The Boys in the Boat by Daniel James Brown

Daniel James Brown is upfront with what happens in his historical non-fiction: the boys of University of Washington win gold in the 1936 Olympic games in Nazi Germany. As strange as it may seem to give the ending away instead of drawing out the drama, trusting the reader not to look up the results, Brown gives away nothing about the book.  In fact, this book is less about the finish line and more about what led up to and came together in the final 150m of that race in 1936.

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The further you shorten and abstract this story, the greater injustice you do to its beauty. This book is the story of one of the rowers, Joe Rantz, but is shared by many others in the boat. Coming from humble means, Joe’s story is one littered with broken trust, abandonment, and physical labor. His mother dies when he was a young boy, tearing apart his family, leading to him being sent away. His father returns, remarries, and moves his new family away, leaving Joe on the porch to fend for himself in the countryside in Washington.

Rantz makes it to University of Washington where life’s distractions keeps Joe’s mind occupied as he learns to row. Money, school, family, work. All of these worries distracts him from growing with his boat. His group of freshmen rowers were some of the best that had come around. With a few roster changes, this was the boat that won the Olympic gold just a few years later.

This book is about what differentiates a good crew from a great crew. After spending last term learning to row, this was an interesting and emotional topic to read. A great crew has no individuals, but is one entity far greater than the sum of its parts. Brown does a beautiful job at capturing the heartache as well as the triumph of these stories while painting the relevant historical setting – Nazi Germany and its propaganda (“fake news” if you will…), Seattle, and  the landscape of the rowing field. He captures the transformation of a community that is placed on the map through victories of their home team, much like Coastal Carolina placed Conway, SC on the map with the NCAA baseball victory and Clemson put themselves on the map by recently toppling Alabama.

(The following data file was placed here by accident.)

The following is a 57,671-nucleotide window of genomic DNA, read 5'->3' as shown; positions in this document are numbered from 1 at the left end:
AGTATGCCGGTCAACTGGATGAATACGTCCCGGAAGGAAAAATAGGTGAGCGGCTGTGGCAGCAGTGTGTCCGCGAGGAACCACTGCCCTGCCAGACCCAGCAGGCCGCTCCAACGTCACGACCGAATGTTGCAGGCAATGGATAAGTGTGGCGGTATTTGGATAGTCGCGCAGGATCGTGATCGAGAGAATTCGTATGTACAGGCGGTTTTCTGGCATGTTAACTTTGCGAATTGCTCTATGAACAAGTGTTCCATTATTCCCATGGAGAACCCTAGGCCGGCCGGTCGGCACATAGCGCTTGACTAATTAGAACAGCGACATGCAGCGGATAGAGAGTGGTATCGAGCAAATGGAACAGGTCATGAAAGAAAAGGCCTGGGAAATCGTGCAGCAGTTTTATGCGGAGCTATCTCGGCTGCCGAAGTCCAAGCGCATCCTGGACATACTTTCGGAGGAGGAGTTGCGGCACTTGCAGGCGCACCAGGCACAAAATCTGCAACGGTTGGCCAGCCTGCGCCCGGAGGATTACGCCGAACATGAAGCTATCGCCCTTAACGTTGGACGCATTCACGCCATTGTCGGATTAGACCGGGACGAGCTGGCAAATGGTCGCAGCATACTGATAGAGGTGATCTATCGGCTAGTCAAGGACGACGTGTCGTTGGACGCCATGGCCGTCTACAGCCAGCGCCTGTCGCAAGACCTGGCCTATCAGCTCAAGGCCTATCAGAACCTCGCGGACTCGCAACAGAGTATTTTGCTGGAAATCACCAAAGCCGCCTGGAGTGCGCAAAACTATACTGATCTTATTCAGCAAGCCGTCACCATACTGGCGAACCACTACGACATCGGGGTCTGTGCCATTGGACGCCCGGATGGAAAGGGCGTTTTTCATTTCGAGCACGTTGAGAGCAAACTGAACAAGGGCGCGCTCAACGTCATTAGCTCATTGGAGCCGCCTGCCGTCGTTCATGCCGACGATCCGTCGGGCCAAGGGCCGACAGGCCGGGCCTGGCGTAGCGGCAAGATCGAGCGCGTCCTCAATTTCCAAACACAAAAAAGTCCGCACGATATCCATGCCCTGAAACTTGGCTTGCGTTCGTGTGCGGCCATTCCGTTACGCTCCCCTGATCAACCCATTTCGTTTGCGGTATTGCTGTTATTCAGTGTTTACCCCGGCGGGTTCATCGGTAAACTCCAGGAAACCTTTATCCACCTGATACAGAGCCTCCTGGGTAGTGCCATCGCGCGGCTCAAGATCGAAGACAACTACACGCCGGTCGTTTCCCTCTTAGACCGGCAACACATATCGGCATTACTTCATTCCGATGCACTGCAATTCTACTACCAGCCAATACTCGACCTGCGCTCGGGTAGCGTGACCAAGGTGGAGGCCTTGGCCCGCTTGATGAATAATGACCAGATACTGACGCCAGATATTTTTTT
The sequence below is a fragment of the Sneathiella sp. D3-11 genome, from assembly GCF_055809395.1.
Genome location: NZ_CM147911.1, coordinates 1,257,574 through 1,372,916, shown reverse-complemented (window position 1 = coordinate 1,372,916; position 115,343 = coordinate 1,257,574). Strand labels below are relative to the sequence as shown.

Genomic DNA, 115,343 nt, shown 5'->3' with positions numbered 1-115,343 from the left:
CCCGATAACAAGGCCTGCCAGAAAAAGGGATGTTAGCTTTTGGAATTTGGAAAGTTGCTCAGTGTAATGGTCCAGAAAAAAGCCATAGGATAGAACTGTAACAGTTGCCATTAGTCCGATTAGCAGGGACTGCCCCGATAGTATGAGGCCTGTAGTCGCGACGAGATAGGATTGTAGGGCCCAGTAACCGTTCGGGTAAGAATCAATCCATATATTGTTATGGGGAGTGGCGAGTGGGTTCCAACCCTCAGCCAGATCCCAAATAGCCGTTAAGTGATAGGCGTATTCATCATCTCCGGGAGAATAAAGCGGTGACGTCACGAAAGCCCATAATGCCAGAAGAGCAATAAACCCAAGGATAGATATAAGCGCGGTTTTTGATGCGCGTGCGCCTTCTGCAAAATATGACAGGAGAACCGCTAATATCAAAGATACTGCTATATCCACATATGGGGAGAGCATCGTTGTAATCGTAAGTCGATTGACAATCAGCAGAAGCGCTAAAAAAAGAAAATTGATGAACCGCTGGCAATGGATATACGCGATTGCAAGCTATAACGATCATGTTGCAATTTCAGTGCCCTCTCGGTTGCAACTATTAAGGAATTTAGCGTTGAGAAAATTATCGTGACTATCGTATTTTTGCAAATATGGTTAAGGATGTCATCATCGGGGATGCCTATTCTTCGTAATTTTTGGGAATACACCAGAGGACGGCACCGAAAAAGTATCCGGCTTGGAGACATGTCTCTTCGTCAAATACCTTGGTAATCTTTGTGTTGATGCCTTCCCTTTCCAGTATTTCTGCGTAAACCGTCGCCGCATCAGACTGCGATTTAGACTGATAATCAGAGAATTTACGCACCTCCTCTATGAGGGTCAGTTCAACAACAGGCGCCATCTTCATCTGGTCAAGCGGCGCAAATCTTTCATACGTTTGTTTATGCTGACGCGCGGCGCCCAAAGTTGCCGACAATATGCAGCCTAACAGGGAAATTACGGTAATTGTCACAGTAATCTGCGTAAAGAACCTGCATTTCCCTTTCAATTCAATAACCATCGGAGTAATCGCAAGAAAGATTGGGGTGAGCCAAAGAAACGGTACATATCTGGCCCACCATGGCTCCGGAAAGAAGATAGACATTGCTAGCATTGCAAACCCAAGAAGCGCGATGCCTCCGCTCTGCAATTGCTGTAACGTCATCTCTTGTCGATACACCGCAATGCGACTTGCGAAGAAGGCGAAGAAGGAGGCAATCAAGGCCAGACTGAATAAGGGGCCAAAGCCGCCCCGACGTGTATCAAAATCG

I would highly recommend this book to everyone and say it is a Must Read for anyone who has sat in a crew boat.

New Years and Barcelona

Over the last few days of 2016 and for the beginning of 2017, I had my first friend visit, Josh. Unfortunately, unforeseen to me, all of the colleges were closed for break, which I learned while my family was here. So, instead of touring around the colleges, we spent a lot of time reading, working out, and playing Halo. Josh seemed open to this, even though I doubt it was his ideal version of the trip.

For new years, we skipped out on going to London and stayed in Cambridge, hanging out with some Gates students to ring in the new year. The company was great, games fun, and drinks plentiful. Sadly, we didn’t do anything to watch a count down. I don’t think this is because the countdown is not as big of a deal here as in the US, I think this was just more we didn’t make an effort to find it online. Instead, someone just counted down from ten off their phone, we all chanted, declared happy new year, and blissfully put 2016 and its problems behind us for the evening. Some people scoffed at this notion, reminding us that yesterday’s problems aren’t solved by the turn of a calendar, we drunkenly asked them to let us have the night and to remind us tomorrow.

After recovering on New Year’s Day, myself, Josh, Alex and Marisa flew to Barcelona to escape the grey blanket and see some sun and blue skies for a few days before returning to work. Immediately, I wished I understood more Spanish, a feeling that has been growing with my encounter with more international students. The city was lovely and the food was amazing, but I couldn’t help but feel like a pampered guest in the city. People talk about Barcelona as the nightlife where everyone parties until the break of dawn, which is not the side of Barcelona or any culture I want to see.

Some of the coolest stuff that I did see was the idea of how much history did occur in Barcelona, with the Catalonians and the explorers. Standing on the same steps where Columbus would have walked to ask for money or have returned with Native Americans was quite a powerful thought. I learned to look up free walking tours where you tip your guide at the end. These were fun and informative.  We took a Paella cooking class where we took part in preparing and cooking Paella and making Sangria. Josh made a great bartender. Lastly, I look forward to touring la Sagrada de Familia on the inside instead of just the outside.

P.S. Only buy drinks on a crash!